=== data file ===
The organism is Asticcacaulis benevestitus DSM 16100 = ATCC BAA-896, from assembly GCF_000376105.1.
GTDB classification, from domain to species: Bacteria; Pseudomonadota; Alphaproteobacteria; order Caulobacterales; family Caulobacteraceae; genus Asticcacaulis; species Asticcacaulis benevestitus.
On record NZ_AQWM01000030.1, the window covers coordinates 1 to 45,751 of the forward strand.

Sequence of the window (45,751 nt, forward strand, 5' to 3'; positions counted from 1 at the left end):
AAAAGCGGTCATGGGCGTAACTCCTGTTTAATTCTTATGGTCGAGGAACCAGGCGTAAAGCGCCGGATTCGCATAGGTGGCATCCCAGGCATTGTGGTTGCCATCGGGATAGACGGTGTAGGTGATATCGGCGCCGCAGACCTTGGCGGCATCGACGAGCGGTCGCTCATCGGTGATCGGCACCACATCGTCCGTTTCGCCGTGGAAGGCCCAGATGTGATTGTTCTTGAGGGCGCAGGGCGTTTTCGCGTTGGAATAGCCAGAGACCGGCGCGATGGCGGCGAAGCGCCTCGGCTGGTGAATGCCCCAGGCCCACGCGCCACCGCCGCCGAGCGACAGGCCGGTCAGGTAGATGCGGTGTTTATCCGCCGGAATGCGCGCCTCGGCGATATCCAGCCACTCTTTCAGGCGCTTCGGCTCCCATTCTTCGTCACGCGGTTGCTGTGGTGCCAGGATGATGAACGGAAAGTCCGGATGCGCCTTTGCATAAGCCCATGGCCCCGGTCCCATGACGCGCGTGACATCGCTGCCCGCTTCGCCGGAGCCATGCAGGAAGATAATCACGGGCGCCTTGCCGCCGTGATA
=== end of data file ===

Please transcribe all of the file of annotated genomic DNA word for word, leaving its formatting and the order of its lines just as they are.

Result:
The organism is Asticcacaulis benevestitus DSM 16100 = ATCC BAA-896, from assembly GCF_000376105.1.
GTDB classification, from domain to species: Bacteria; Pseudomonadota; Alphaproteobacteria; order Caulobacterales; family Caulobacteraceae; genus Asticcacaulis; species Asticcacaulis benevestitus.
On record NZ_AQWM01000030.1, the window covers coordinates 1 to 45,751 of the forward strand.

Sequence of the window (45,751 nt, forward strand, 5' to 3'; positions counted from 1 at the left end):
AAAAGCGGTCATGGGCGTAACTCCTGTTTAATTCTTATGGTCGAGGAACCAGGCGTAAAGCGCCGGATTCGCATAGGTGGCATCCCAGGCATTGTGGTTGCCATCGGGATAGACGGTGTAGGTGATATCGGCGCCGCAGACCTTGGCGGCATCGACGAGCGGTCGCTCATCGGTGATCGGCACCACATCGTCCGTTTCGCCGTGGAAGGCCCAGATGTGATTGTTCTTGAGGGCGCAGGGCGTTTTCGCGTTGGAATAGCCAGAGACCGGCGCGATGGCGGCGAAGCGCCTCGGCTGGTGAATGCCCCAGGCCCACGCGCCACCGCCGCCGAGCGACAGGCCGGTCAGGTAGATGCGGTGTTTATCCGCCGGAATGCGCGCCTCGGCGATATCCAGCCACTCTTTCAGGCGCTTCGGCTCCCATTCTTCGTCACGCGGTTGCTGTGGTGCCAGGATGATGAACGGAAAGTCCGGATGCGCCTTTGCATAAGCCCATGGCCCCGGTCCCATGACGCGCGTGACATCGCTGCCCGCTTCGCCGGAGCCATGCAGGAAGATAATCACGGGCGCCTTGCCGCCGTGATA